Sunroof ‘explosion’ has SUV owner seeking public warning
Kia Sorento under investigation in US after 15 complaints
Viola Stevens had never heard of a power sunroof shattering until hers did as she was driving 100 km/h on a snowy Alberta highway.
“I had no idea what had happened,” Stevens said. “It was extremely loud. I was in shock. I pulled over, (and) promptly started crying and then realized I was in an SUV convertible and it was snowing and minus 22.”
The sunroof glass in her 2013 KiaSorento shattered with such force she could have lost control and crashed, Stevens said.
The console and the back seat were showered with shards of glass.
“It was extremely scary. If there were any passengers in the back seat they would have definitely been injured, glass in the eye or what-not.”
She had the vehicle towed to the nearest Kia dealer, Sherwood Kia in Sherwood Park, Alta.
Kia Canada replaced the sunroof under warranty at no charge to Stevens.
Later, Stevens found out that her case was just one of many to affect KiaSorentos and other models.
She said she should have been warned about the possibility before she bought the vehicle.
“It’s something that should be known, should be talked about,” Stevens said. “There should be some sort of statement from Kia.”
Jack Sulymka, Kia spokesman, says the automaker takes customer reports of safety concerns seriously and that in its investigations, it found shattered sunroofs were caused by road debris or hail.
Stevens disputes that, saying there was no other vehicle near her when the glass shattered.
“There was just no reason for it,” she said. “It just exploded.”
Kia is monitoring the performance of the sunroofs and is sharing the results with authorities in Canada and the U.S., Sulymka said.
No recall for Sorento sunroof
Across North America, thousands of vehicles have been recalled for sunroof defects.
Volkswagen has recalled three Audi models, Subaru has recalled 2011 Legacies and Outbacks, and Mitsubishi has recalled 2011 RVRs.
Kia parent Hyundai has recalled 2012 Hyundai Velosters.
But so far, the KiaSorento hasn’t been recalled, despite an investigation by the U.S. National Highway Transportation Safety Administration of 15 complaints of sunroofs shattering on 2011-2013 models.
Transport Canada said it has received two complaints of sunroof failures on KiaSorentos and is investigating one case in a “significantly similar” vehicle, the Hyundai Santa Fe.
Likely cause is road debris, AMA says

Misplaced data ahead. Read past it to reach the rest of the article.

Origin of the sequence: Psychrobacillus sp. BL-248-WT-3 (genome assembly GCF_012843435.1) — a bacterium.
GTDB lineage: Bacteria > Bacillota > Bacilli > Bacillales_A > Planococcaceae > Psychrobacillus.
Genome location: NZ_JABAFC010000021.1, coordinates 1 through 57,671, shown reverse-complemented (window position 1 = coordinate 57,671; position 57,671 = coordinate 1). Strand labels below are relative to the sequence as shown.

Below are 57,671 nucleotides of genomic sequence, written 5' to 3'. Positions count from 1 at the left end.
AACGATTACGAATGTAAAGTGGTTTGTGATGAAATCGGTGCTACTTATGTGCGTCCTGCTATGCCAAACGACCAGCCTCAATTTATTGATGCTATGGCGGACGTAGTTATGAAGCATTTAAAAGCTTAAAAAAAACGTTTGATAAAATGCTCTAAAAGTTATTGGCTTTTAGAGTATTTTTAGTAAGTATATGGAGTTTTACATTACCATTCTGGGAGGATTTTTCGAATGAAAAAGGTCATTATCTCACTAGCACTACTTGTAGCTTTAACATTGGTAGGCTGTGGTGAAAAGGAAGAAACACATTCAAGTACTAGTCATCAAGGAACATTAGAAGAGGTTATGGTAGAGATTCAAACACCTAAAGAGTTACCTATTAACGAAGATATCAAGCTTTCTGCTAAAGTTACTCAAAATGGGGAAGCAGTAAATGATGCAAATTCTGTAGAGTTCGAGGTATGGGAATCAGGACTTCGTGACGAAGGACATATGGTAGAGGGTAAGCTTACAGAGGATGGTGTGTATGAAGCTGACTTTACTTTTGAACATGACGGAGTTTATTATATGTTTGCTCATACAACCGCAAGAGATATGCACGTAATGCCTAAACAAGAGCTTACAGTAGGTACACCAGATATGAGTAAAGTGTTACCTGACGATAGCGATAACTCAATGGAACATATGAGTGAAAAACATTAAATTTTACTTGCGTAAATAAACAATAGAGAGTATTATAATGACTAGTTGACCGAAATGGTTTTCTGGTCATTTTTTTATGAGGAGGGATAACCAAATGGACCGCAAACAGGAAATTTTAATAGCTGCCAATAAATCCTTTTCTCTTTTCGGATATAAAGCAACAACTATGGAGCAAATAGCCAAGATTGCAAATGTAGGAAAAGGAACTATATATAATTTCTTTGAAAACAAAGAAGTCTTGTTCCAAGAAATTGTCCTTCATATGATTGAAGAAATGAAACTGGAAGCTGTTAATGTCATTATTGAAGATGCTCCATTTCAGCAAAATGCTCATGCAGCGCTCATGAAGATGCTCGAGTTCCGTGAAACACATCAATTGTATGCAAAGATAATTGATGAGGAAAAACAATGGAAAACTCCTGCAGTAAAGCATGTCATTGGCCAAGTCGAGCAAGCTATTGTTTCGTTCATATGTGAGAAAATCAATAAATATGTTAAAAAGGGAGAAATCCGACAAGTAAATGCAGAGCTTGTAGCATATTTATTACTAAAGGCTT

The Alberta Motor Association agrees with Kia that debris on winter roads is the likely cause of shattering sunroofs.
“Any glass on a vehicle can be compromised once you get a small rock chip,” said Randy Loyk, manager of technical services for the AMA..
Even a small chip becomes a weak spot when the vehicle hits a bump, or a door is slammed during extreme temperature swings, he said.
“In Florida you might not even see this problem, because the roads are dry, they don’t sand them and the roads are nice and smooth.”
Troy Bourassa, VP of operations for AMA Insurance, said AMA has about seven per cent of the Alberta car insurance market and gets four to six sunroof claims a week.
AMA has looked, but hasn’t found any links to a particular manufacturer, which leads them to concludes it isn’t a manufacturer’s defect, he said.
Kia should warn customers, advocate says
The number of Kia Sorento sunroofs being investigated in the U.S. is too great to be the result of random rock chips, said Phil Edmonston, author of the popular Lemon-Aid series of car books.
“I would like to know what is the magnetic attraction Kias have for rocks in their sunroofs,” he said. “It just doesn’t make sense to me.”
Edmonston gives credit to Kia Canada for repairing Stevens’s sunroof under warranty, but says they wouldn’t warranty a windshield for a rock chip so the sunroof repair amounts to an admission there is something wrong with the vehicle.
“You should simply go all the way … and say come on in and we’ll repair it, and it’s got nothing to do with rock chips.”
Kia should warn Sorento buyers that the U.S. government is investigating incidents involving the sunroofs, Edmonston said.
“But that’s wishful thinking,” he said. “Automobile manufacturers don’t want to admit anything and they expect the government to say, ‘These are the investigations we currently have.’”
Different glass may prevent shattering, AMA says.
Both Edmonston and Loyk said whatever the cause of the sunroof glass breaking, the shower of glass Stevens and others experienced is a result of the tempered glass car makers use for sunroofs.
Windshields by comparison, consist of two panes of glass held together with a plastic laminate that holds the glass fragments when the windshield shatters.
Sunroofs are made with a single pane of un-laminated glass.
Loyk said it comes down to money.
“(Manufacturers) could put laminate up top, but it would cost a little bit more. And that’s manufacturers making the decision to keep the cost of the vehicle down,” he said.
It’s significant, Edmonston said, that windshields are peppered with debris every day, but don’t implode into drivers’ faces without warning.
“Windshields are under a regulation that says … they will not shatter and have shards of glass showering the occupants. Well, it’s just as important that sunroofs have the same regulatory protection for consumers.”
Viola Stevens knows the same type of glass has gone back into her repaired Sorento and wonders if it will shatter again.
“I really enjoyed having a sunroof until that happened,” she said. “Now I don’t feel safe in the vehicle anymore.”